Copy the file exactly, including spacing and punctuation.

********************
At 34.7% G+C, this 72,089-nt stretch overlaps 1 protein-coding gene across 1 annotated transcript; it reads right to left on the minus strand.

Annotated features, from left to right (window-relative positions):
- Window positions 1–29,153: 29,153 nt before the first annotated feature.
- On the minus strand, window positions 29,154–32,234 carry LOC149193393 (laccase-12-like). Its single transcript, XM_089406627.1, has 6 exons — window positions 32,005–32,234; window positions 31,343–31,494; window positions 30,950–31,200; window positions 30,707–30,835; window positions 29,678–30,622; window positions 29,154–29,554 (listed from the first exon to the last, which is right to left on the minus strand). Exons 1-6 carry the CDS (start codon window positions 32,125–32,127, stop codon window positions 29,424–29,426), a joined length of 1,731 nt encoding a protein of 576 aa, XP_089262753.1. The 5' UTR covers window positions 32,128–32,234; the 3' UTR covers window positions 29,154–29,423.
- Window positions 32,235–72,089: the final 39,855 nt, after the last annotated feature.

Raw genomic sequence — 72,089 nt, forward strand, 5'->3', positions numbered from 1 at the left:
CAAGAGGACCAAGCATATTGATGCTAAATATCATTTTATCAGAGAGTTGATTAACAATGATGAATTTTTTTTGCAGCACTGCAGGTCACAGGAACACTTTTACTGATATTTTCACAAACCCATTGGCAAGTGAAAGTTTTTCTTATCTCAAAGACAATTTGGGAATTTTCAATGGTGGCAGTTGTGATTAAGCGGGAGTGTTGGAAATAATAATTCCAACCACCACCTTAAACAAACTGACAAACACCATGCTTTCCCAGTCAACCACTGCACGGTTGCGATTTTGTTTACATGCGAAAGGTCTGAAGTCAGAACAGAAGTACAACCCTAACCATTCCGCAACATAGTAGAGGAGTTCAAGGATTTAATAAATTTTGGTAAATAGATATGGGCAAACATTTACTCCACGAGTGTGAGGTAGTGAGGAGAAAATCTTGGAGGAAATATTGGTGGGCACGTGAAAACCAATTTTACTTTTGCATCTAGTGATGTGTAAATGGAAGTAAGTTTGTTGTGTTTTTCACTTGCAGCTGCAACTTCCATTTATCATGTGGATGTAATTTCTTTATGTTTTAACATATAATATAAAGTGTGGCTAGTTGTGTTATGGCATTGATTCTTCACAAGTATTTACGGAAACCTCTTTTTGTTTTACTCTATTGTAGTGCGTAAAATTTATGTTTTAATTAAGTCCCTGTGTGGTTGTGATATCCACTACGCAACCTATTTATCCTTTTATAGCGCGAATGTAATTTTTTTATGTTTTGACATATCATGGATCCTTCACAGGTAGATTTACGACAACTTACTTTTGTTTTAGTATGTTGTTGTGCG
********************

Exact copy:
At 34.7% G+C, this 72,089-nt stretch overlaps 1 protein-coding gene across 1 annotated transcript; it reads right to left on the minus strand.

Annotated features, from left to right (window-relative positions):
- Window positions 1–29,153: 29,153 nt before the first annotated feature.
- On the minus strand, window positions 29,154–32,234 carry LOC149193393 (laccase-12-like). Its single transcript, XM_089406627.1, has 6 exons — window positions 32,005–32,234; window positions 31,343–31,494; window positions 30,950–31,200; window positions 30,707–30,835; window positions 29,678–30,622; window positions 29,154–29,554 (listed from the first exon to the last, which is right to left on the minus strand). Exons 1-6 carry the CDS (start codon window positions 32,125–32,127, stop codon window positions 29,424–29,426), a joined length of 1,731 nt encoding a protein of 576 aa, XP_089262753.1. The 5' UTR covers window positions 32,128–32,234; the 3' UTR covers window positions 29,154–29,423.
- Window positions 32,235–72,089: the final 39,855 nt, after the last annotated feature.

Raw genomic sequence — 72,089 nt, forward strand, 5'->3', positions numbered from 1 at the left:
CAAGAGGACCAAGCATATTGATGCTAAATATCATTTTATCAGAGAGTTGATTAACAATGATGAATTTTTTTTGCAGCACTGCAGGTCACAGGAACACTTTTACTGATATTTTCACAAACCCATTGGCAAGTGAAAGTTTTTCTTATCTCAAAGACAATTTGGGAATTTTCAATGGTGGCAGTTGTGATTAAGCGGGAGTGTTGGAAATAATAATTCCAACCACCACCTTAAACAAACTGACAAACACCATGCTTTCCCAGTCAACCACTGCACGGTTGCGATTTTGTTTACATGCGAAAGGTCTGAAGTCAGAACAGAAGTACAACCCTAACCATTCCGCAACATAGTAGAGGAGTTCAAGGATTTAATAAATTTTGGTAAATAGATATGGGCAAACATTTACTCCACGAGTGTGAGGTAGTGAGGAGAAAATCTTGGAGGAAATATTGGTGGGCACGTGAAAACCAATTTTACTTTTGCATCTAGTGATGTGTAAATGGAAGTAAGTTTGTTGTGTTTTTCACTTGCAGCTGCAACTTCCATTTATCATGTGGATGTAATTTCTTTATGTTTTAACATATAATATAAAGTGTGGCTAGTTGTGTTATGGCATTGATTCTTCACAAGTATTTACGGAAACCTCTTTTTGTTTTACTCTATTGTAGTGCGTAAAATTTATGTTTTAATTAAGTCCCTGTGTGGTTGTGATATCCACTACGCAACCTATTTATCCTTTTATAGCGCGAATGTAATTTTTTTATGTTTTGACATATCATGGATCCTTCACAGGTAGATTTACGACAACTTACTTTTGTTTTAGTATGTTGTTGTGCG